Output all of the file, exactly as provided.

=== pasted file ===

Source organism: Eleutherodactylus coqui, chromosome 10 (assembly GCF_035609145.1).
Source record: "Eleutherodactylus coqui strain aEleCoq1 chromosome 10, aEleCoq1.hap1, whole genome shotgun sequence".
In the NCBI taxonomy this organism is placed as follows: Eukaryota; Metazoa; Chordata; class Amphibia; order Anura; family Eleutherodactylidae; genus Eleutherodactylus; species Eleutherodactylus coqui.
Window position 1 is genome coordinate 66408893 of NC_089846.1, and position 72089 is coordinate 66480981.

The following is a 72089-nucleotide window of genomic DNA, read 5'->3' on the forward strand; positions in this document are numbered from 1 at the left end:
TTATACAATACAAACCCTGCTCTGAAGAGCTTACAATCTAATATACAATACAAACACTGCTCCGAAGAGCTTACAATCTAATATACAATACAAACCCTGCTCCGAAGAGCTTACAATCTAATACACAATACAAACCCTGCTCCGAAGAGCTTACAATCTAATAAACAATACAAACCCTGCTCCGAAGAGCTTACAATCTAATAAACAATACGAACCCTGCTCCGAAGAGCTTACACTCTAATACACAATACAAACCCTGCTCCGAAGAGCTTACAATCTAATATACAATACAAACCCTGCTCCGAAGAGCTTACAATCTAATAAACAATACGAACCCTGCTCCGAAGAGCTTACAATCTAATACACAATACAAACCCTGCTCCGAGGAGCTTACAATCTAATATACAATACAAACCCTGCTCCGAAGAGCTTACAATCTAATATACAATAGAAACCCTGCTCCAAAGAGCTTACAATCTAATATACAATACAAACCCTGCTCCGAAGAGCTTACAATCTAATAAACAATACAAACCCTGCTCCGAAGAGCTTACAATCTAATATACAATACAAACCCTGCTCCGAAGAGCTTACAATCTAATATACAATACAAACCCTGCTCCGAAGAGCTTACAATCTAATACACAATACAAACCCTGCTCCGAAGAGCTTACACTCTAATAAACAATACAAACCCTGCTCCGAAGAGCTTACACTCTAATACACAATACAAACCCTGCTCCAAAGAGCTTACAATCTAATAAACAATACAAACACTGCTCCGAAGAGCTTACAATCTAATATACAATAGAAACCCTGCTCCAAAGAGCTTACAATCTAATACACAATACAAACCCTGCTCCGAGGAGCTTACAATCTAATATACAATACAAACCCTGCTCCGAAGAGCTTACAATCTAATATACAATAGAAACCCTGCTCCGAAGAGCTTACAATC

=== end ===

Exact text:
Source organism: Eleutherodactylus coqui, chromosome 10 (assembly GCF_035609145.1).
Source record: "Eleutherodactylus coqui strain aEleCoq1 chromosome 10, aEleCoq1.hap1, whole genome shotgun sequence".
In the NCBI taxonomy this organism is placed as follows: Eukaryota; Metazoa; Chordata; class Amphibia; order Anura; family Eleutherodactylidae; genus Eleutherodactylus; species Eleutherodactylus coqui.
Window position 1 is genome coordinate 66408893 of NC_089846.1, and position 72089 is coordinate 66480981.

The following is a 72089-nucleotide window of genomic DNA, read 5'->3' on the forward strand; positions in this document are numbered from 1 at the left end:
TTATACAATACAAACCCTGCTCTGAAGAGCTTACAATCTAATATACAATACAAACACTGCTCCGAAGAGCTTACAATCTAATATACAATACAAACCCTGCTCCGAAGAGCTTACAATCTAATACACAATACAAACCCTGCTCCGAAGAGCTTACAATCTAATAAACAATACAAACCCTGCTCCGAAGAGCTTACAATCTAATAAACAATACGAACCCTGCTCCGAAGAGCTTACACTCTAATACACAATACAAACCCTGCTCCGAAGAGCTTACAATCTAATATACAATACAAACCCTGCTCCGAAGAGCTTACAATCTAATAAACAATACGAACCCTGCTCCGAAGAGCTTACAATCTAATACACAATACAAACCCTGCTCCGAGGAGCTTACAATCTAATATACAATACAAACCCTGCTCCGAAGAGCTTACAATCTAATATACAATAGAAACCCTGCTCCAAAGAGCTTACAATCTAATATACAATACAAACCCTGCTCCGAAGAGCTTACAATCTAATAAACAATACAAACCCTGCTCCGAAGAGCTTACAATCTAATATACAATACAAACCCTGCTCCGAAGAGCTTACAATCTAATATACAATACAAACCCTGCTCCGAAGAGCTTACAATCTAATACACAATACAAACCCTGCTCCGAAGAGCTTACACTCTAATAAACAATACAAACCCTGCTCCGAAGAGCTTACACTCTAATACACAATACAAACCCTGCTCCAAAGAGCTTACAATCTAATAAACAATACAAACACTGCTCCGAAGAGCTTACAATCTAATATACAATAGAAACCCTGCTCCAAAGAGCTTACAATCTAATACACAATACAAACCCTGCTCCGAGGAGCTTACAATCTAATATACAATACAAACCCTGCTCCGAAGAGCTTACAATCTAATATACAATAGAAACCCTGCTCCGAAGAGCTTACAATC